Herbert Spencer.

(R. S. Peale/J. A. Hill)

Charles Darwin’s research brought all these theories together in one intellectual model known as “natural selection.” [p]Darwin, Charles;on natural selection[Natural selection] His investigations demonstrated that all the earth’s creatures tend to produce more offspring than the environment can accommodate but that the number of members of any species at any particular time seems to remain constant. Darwin theorized that, because the number of organisms exceeds the resources to sustain them, members of a species must compete for resources. Because the number of the members of a species is relatively constant, Darwin believed that some law or other predictable mechanism must regulate the results of that competition.

Darwin asserted that those creatures that best adapted to the challenges of their environment were the ones that would be successful, because their skills would enable them to dominate the competition. In turn, the weaker members of the species would die off, leaving the resources to the most fit. The aspect of Darwin’s theories that proved most crucial for Spencer was the belief that competition, very often in the form of a life or death struggle, was the basis for progress. This belief helped create the view that certain members of any species, including humankind, are more “fit” than others and that these members deserve to control their particular section of the food chain.

Spencer, accepting this view, posited an ever-changing world that followed natural biological laws without benefit of divine intervention. His goal was to create a model of society that would incorporate and explain such laws. Spencer himself was influenced by the scientific theory of positivism, which was based on the principle that only empirically verifiable phenomena can be known. Spencer believed that, in the period of scientific discovery in which he lived, scholars had to be ready to modify their accepted views of reality.

Spencer believed that human society was the result of biological evolution and that this process followed the same patterns of change found in other species. Most significant was the idea that the dominant members of a human community occupied positions of power because they were the best prepared to do so as a result of their evolutionary heritage. It was Herbert Spencer who coined the term “survival of the fittest,” which was intended to characterize those individuals and societies that have played a leading role in the history of humanity.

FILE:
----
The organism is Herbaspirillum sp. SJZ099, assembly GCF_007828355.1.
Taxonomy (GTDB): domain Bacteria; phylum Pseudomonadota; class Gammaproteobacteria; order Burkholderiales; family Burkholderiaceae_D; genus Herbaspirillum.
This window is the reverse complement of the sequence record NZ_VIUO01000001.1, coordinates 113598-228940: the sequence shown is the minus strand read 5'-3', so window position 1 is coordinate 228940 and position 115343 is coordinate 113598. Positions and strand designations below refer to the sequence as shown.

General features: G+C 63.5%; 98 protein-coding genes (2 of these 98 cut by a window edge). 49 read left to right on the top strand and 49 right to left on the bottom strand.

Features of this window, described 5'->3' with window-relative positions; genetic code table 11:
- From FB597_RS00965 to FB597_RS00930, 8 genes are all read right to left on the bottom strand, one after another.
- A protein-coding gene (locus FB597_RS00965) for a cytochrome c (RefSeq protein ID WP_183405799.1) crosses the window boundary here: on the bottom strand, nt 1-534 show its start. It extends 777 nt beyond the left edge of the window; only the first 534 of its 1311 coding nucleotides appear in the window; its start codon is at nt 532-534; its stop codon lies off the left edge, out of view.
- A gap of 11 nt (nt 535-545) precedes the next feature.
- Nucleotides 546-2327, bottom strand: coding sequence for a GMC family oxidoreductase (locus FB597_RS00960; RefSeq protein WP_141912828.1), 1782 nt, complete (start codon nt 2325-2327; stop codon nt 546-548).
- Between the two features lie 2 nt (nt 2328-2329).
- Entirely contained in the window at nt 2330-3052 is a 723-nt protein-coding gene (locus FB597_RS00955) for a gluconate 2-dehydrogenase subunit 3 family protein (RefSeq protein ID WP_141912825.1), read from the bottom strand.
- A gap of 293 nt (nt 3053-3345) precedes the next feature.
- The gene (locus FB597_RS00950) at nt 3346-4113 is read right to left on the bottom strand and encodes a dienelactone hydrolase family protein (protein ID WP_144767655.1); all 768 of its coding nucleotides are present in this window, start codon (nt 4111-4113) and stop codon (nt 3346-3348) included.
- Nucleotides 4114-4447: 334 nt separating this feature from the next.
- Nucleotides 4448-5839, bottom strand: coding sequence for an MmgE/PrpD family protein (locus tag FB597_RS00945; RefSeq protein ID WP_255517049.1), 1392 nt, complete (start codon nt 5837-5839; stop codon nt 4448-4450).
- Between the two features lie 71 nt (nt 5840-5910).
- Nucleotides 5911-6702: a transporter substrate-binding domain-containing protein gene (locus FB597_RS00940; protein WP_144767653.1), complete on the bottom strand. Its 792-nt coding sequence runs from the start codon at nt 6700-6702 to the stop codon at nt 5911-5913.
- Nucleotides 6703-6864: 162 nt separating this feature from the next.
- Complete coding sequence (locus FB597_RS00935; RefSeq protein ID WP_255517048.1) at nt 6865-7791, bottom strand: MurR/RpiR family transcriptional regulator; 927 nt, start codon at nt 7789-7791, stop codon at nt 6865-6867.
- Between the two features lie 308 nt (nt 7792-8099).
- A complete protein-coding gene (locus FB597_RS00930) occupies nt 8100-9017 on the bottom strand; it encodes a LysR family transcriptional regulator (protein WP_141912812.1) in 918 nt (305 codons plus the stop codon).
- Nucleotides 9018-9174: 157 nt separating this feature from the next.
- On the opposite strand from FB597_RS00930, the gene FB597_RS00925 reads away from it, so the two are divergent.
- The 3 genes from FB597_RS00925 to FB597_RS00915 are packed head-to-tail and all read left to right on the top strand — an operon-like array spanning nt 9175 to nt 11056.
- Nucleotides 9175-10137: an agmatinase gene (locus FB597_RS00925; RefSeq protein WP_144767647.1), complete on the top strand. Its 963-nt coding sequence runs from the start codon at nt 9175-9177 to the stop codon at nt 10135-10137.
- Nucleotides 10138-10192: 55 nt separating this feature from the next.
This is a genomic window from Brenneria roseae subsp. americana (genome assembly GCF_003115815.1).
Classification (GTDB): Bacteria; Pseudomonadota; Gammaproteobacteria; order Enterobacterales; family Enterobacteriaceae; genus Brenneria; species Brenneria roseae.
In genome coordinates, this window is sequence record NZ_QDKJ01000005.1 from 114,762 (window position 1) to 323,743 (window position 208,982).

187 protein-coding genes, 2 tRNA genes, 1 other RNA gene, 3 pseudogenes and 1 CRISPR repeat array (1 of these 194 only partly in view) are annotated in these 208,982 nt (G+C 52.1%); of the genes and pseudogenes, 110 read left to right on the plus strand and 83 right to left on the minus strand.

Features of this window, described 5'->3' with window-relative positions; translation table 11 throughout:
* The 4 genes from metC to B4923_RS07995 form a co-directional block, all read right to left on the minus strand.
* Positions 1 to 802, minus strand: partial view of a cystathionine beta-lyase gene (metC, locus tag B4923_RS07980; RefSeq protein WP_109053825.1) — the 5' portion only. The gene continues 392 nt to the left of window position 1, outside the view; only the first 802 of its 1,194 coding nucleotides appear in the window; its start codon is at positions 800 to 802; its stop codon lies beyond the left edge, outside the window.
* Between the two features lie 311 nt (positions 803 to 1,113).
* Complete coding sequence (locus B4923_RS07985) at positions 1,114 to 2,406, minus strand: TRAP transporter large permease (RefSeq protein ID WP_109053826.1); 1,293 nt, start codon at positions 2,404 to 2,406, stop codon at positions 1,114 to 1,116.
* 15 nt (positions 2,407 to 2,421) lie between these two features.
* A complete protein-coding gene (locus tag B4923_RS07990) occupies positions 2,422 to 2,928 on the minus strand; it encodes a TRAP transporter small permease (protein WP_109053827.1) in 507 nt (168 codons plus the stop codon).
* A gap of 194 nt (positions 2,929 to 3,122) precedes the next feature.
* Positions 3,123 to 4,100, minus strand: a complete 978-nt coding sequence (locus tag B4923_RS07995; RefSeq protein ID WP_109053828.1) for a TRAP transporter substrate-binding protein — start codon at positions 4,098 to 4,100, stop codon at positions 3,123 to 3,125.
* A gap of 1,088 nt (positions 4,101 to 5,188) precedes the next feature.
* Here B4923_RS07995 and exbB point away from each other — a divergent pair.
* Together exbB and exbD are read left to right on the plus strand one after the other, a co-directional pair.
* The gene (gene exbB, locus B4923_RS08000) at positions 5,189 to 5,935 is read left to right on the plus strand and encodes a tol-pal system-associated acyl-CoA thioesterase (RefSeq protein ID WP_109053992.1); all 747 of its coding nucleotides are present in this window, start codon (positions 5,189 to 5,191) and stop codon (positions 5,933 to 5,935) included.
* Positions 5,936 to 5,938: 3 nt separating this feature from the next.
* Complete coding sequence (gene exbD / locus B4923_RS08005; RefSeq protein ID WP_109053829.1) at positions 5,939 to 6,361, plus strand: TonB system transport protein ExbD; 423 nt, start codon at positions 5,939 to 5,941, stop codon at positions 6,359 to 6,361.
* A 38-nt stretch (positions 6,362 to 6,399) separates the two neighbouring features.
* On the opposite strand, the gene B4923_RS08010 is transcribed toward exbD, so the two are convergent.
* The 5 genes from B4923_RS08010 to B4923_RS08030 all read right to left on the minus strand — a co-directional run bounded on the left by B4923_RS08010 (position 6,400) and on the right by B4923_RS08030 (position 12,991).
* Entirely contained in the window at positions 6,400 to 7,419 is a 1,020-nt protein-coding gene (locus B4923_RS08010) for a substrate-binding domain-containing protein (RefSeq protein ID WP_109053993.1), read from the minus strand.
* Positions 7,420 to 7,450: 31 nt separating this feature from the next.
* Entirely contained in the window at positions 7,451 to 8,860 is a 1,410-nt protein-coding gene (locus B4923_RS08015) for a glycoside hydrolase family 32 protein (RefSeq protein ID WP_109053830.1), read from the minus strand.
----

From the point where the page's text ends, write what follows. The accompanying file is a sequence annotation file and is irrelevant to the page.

Historically, Spencer believed that human social evolution was accelerated through the process of specialization. Building on Lamarck’s Lamarck, Jean-Baptiste theory that inherited skills become more advanced with use, Spencer stated that individuals received unique skills most commonly from their parents and that these characteristics allowed individuals to perform specific tasks for their community. The relative importance of these skills to the welfare of the community would over time lead to the development of different social classes. The relationship between the skill level and the difficulty of the task determined an individual’s power within that society. Spencer viewed the historical record as confirmation that those most fit rose to positions of power and prominence within any society.

In 1862, Spencer published these views in First Principles, the first volume of a projected opus to be titled A System of Philosophy. First Principles was Spencer’s attempt to create a social evolutionary theory that would both incorporate his scientific and sociological ideas and act as a blueprint to create a community in which his theory of evolutionary change would be put to work. The basis of First Principles was the concept that there was a link between societal change and biological evolution and that societies passed on their unique characteristics to later societies just as individuals inherited biological traits.